Published on

Sleep and Dreams

Narratives from noise

Let's leave the larger discussion about what is accomplished during sleep for another day.

For a moment, let's consider what is revealed by waking up suddenly and recounting your most recent dream.

Typically, the most recent 'scene' is described as a little perplexing, requiring a bit of explanation about how the dream got to that point. And each scene remembered (going backwards) gets less certain, more wispy, more 'just-out-of-reach'.

This tends to contradict the notion that dreams consist of a single narrative that runs through the night. And since there's no way to anticipate when one might be suddenly woken up, this narrative must be being created on the spot - from whatever traces of what's going on in our heads that persist as we become fully conscious.

A self-consistent explanation

One hypothesis about dreaming is that it's a process of rehearsal for the brain - reinforcing connections, transferring short-term memories to long term, etc. And that at any point in time, the thoughts circulating may not be coordinated in the same way as they are during waking hours.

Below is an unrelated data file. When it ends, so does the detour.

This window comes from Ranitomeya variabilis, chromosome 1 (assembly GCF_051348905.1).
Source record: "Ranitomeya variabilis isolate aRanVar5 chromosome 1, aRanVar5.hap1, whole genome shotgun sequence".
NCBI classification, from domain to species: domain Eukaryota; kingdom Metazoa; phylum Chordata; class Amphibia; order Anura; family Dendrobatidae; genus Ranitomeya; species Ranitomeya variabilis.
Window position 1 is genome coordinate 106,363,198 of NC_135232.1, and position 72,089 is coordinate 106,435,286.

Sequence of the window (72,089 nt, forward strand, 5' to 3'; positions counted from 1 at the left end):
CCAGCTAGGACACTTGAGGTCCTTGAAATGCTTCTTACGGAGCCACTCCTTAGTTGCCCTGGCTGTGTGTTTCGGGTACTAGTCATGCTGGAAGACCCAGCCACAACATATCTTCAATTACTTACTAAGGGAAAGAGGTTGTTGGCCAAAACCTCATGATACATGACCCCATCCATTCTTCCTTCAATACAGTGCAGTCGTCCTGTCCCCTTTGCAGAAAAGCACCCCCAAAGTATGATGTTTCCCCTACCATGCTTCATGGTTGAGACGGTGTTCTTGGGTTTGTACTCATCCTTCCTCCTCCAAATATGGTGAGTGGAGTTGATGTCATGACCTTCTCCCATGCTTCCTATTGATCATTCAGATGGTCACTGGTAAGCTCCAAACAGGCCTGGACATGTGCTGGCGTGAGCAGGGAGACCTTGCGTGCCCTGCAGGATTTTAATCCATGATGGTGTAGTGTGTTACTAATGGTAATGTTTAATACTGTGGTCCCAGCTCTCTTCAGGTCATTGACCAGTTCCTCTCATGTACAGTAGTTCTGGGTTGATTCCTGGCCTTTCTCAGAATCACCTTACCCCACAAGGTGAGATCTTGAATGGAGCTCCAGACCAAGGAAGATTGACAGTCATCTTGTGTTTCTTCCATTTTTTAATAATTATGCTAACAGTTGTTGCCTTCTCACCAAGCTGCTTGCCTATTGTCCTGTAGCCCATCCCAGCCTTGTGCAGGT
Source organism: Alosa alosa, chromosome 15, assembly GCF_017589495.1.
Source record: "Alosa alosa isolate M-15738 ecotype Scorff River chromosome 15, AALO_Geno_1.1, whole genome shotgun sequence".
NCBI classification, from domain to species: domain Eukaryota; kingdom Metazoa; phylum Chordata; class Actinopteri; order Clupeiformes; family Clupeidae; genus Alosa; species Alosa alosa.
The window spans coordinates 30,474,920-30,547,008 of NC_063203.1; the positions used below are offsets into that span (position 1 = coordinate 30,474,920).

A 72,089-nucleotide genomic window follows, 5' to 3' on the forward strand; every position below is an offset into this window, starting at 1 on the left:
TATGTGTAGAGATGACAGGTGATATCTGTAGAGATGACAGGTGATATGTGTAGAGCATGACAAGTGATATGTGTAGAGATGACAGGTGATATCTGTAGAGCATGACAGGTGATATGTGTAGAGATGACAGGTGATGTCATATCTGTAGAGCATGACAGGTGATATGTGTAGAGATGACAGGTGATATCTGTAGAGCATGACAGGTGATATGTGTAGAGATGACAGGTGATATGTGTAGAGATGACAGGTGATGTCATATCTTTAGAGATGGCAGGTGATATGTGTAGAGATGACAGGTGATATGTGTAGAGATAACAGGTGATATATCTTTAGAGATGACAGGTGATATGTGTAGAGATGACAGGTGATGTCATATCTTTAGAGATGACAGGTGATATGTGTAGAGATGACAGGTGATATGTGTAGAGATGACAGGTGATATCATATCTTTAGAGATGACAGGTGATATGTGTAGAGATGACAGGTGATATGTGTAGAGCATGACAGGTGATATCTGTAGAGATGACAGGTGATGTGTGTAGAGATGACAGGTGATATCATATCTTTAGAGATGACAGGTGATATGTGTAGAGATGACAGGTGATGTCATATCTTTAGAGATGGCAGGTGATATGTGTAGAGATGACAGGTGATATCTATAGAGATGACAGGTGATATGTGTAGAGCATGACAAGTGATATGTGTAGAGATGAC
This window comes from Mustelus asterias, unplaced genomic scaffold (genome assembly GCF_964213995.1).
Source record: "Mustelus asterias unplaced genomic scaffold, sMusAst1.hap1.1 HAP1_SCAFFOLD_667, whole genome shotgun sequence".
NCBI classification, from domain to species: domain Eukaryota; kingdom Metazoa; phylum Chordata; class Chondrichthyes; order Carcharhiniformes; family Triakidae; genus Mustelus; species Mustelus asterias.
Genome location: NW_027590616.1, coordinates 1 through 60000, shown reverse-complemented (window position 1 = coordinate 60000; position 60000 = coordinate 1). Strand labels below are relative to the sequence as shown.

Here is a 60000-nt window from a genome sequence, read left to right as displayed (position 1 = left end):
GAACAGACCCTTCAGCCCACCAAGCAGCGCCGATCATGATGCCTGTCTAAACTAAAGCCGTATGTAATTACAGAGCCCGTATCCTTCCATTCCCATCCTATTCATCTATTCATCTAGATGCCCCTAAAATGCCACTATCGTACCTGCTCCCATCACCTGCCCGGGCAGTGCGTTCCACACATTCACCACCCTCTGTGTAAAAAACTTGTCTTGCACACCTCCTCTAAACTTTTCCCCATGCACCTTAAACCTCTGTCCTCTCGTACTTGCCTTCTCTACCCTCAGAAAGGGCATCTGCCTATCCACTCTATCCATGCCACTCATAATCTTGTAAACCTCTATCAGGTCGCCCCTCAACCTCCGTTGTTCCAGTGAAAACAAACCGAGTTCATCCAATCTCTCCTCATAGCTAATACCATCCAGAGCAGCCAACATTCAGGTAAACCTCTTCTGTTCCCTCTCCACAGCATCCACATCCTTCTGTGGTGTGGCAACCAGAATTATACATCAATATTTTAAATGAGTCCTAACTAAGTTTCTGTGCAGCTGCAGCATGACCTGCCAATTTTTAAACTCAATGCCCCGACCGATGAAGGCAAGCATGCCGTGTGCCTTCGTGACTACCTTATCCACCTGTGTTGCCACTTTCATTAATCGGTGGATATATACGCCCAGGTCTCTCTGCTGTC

Explanations of dreams are simply a way of seeing how the brain rationalizes what it finds lingering - random elements of neural housekeeping are assembled into a narrative that doesn't necessarily make much sense.

Lying to yourself convincingly

Often people don't remember being given post-hypnotic suggestions (suggestions that they perform a specific action, usually after a signal is given, after they wake from trance).

These people will then spontaneously rationalize ideas and situations that their brains don't readily understand when asked for the reasons behind their actions caused by Post-hypnotic suggestions. These particular behaviours will apparently be out of character - until, of course, they give a perfectly formed, reasonable explanation :

Q. Why did you turn on the light once I clapped my hands? A. ?? Because I thought that you had assumed we had a 'clap hands' light.

Q. Why are you standing on one leg? A. ?? Sorry - it's nothing - the sole of my foot was itching. Q. Where are you going? A. ?? I suddenly remembered that I had an errand to run.

Paraphrasing George Kostanza : It isn't lying if you really believe it.

But the brain is really good at assembling narratives from random impulses - and it seems to be a built-in function.